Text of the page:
It is important to note that the experiences we have as humans do not uniquely determine what we believe either in the outer or the inner world. Our own desires are important. Our desires enable us to search for the kind of evidence which we wish to have, to reject evidence which goes contrary to our desires, and to integrate only those materials which we wish to, and to the degree to which we desire. We literally create our own universe within the bounds of those experiences which are too painful for us to ignore. Those bounds are quite generous, allowing us much freedom. Each person’s synthesis of the universe is thus a genuine reflection of his or her own desires.

But if desire is a powerful selecting and ordering factor, so must be our minds. Because much of the evidence we gain from other humans is contradictory, because reason itself is captive to the premises which we furnish it, because our senses do give us ambiguous reports, because what works is never a sure indication of what is, and because we can fool ourselves as to what really happens inside our personal world, we must use all of the power of mind and discernment that we can bring to bear. Skepticism is our friend, insisting that we duplicate evidence, that we rethink, that we probe and try and experiment afresh, that we challenge every idea. Only a healthy skepticism enables us to separate the true and the good from the welter of appearance and opinion. But skepticism, too, can exceed its proper bounds. As it cuts it may begin to decimate that which is reliable and substantial. If we let it, if we so desire, it easily slips into a cynicism that indiscriminately derogates everything. Each of us must balance faith with incredulity, trust with wariness, exuberance with soberness, creativity with responsibility, passion with temperance, hope with realism. Only thus can we create an understanding of the world which will allow us those successes we desire.

2. Knowledge in matters of religion.

Let us then suppose that we have become intelligent, coping individuals, that we are making a reasonably good stab at being responsible persons, that we are assets to our communities, and that we are intelligent about truth and value. Our synthesis of the two kinds of knowledge is then beginning to serve our needs and challenges. In this state of intelligent awareness of the universe we are basically prepared to address the most important kinds of questions, those of religion. For religion is about ourselves. What kind of person should we make of ourselves? What habits of feeling and valuing, of thinking and believing, of doing and making should we foster in ourselves? Our own habits are our character. Our character is the most precious achievement and construction of our mortal existence.

Let us further suppose that our challenge is to ascertain the truthfulness of that particular religion, the restored gospel, church, and priesthood of Jesus Christ as revealed first to the Prophet Joseph Smith, Jr., and then to a host of others in these latter days. Specifically, let us focus on how one can know that the restored gospel is the true message about salvation for all men from the true and living God. For that message to be true one would need to gather and synthesize enough information to be sure that there is a true and living God, our Father in Heaven, who has sent us his beloved, only begotten Son, whom we should hear. What we hear is that we should believe in the Son, repent of all our sins, choose faithful obedience to him as our sole means of acting, and strive to become perfect in our character (to endure to the end)–all under the personal companionship and tutelage of the Holy Spirit and through the ordinances administered by the authorized priesthood of The Church of Jesus Christ of Latter-day Saints. While that seems much to prove, it all boils down to one principal feature: Does the Holy Ghost bear witness to our inner self of the truthfulness of these things? As we begin to obey, does that Holy Spirit continue to guide us in paths that we ourselves, judging by our own sense of what is holy, know are good and true?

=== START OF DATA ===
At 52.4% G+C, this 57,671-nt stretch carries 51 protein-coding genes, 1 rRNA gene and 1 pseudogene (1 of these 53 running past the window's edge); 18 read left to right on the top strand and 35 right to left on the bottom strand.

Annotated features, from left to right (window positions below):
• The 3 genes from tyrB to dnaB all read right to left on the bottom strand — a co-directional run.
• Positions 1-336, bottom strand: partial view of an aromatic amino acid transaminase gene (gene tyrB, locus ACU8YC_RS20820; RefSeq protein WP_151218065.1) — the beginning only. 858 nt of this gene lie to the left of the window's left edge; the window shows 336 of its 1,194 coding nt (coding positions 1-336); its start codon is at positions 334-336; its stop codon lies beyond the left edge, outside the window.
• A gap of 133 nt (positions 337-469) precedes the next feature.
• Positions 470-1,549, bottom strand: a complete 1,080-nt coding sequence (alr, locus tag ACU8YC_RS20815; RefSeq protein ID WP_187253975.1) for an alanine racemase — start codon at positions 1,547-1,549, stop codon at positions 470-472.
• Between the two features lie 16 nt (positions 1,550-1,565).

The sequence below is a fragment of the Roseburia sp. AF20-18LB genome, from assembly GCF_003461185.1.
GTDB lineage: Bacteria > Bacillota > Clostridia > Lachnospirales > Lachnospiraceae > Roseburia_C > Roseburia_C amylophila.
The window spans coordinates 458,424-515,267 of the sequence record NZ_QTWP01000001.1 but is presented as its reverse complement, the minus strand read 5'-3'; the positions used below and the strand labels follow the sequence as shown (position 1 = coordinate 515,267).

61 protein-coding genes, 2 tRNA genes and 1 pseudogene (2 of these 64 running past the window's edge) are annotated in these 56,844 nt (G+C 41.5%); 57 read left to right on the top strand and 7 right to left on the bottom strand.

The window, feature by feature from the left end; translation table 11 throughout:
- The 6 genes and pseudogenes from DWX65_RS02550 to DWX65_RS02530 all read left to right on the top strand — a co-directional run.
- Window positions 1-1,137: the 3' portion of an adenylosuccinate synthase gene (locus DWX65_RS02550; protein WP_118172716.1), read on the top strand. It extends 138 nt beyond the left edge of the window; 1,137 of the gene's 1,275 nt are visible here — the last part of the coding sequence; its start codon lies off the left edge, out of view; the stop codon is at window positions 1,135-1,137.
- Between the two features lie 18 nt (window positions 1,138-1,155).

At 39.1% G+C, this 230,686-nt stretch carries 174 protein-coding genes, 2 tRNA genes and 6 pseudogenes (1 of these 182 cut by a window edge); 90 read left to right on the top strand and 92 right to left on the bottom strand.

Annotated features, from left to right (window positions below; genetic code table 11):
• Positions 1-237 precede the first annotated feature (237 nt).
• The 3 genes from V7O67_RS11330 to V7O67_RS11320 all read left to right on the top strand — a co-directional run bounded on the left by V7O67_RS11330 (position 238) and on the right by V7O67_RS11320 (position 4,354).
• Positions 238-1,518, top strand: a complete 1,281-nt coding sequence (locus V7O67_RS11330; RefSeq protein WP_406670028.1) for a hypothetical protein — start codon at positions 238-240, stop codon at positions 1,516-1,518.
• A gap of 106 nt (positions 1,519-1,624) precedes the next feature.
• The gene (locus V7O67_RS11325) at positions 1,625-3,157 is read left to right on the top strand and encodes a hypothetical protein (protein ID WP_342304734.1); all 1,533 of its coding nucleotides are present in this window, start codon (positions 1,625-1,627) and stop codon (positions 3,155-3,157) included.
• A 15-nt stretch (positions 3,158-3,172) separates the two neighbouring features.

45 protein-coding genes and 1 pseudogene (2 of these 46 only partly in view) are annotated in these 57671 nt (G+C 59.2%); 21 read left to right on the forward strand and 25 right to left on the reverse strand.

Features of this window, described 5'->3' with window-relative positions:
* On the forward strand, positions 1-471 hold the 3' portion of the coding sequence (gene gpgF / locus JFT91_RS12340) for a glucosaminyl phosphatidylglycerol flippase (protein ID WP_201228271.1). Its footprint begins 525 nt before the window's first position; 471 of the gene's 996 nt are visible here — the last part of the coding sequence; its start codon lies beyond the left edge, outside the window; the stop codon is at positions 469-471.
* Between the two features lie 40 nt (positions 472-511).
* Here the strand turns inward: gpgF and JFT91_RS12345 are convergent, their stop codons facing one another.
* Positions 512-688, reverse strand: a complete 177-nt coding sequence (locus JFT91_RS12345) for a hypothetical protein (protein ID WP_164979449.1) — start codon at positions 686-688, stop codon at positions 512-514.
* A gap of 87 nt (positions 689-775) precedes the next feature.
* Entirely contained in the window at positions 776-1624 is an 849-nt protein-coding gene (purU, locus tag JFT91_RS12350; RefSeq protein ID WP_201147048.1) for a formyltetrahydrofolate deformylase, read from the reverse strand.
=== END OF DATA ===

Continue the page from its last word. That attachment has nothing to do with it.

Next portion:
As there are two kinds of evidence and knowledge about things in general, so there are two kinds pertaining to the hypothesis that the restored gospel is true. We shall examine each of these kinds of evidences in turn, beginning with the evidences from the external world.

The first kind of evidence which comes to bear is that of authority. What do the responsible, intelligent people whom we know who have investigated the restored gospel say about it? If they assure us that it is true, we have an important piece of evidence. If they bear negative witness, we must also account for that. But we can only make responsible judgments about other person’s testimonies, positive or negative, when we have gained further evidence of other kinds on our own. We need to have independent evidence as to whether or not the restored gospel is true or false before we can evaluate any person’s testimony. The testimony of other persons is always inconclusive if there is no other evidence available.

Next is the evidence of reason. What kinds of answers to theological questions go with the restored gospel? Are those answers self-consistent? Are they consistent with the Holy Bible? Is the Book of Mormon consistent with the Holy Bible? Is there a completeness of answers so that every important question has an answer? Is there some consistency about the answers which authorities of the restored Church give? As our reason searches and compares it begins either to be satisfied or dissatisfied. To become either is an important kind of evidence. But this evidence is not conclusive. We can evaluate it only when we get more information from other sources. We cannot know if we should be satisfied or dissatisfied until we know on other grounds whether the restored gospel is true: Then we can evaluate our own reasoning.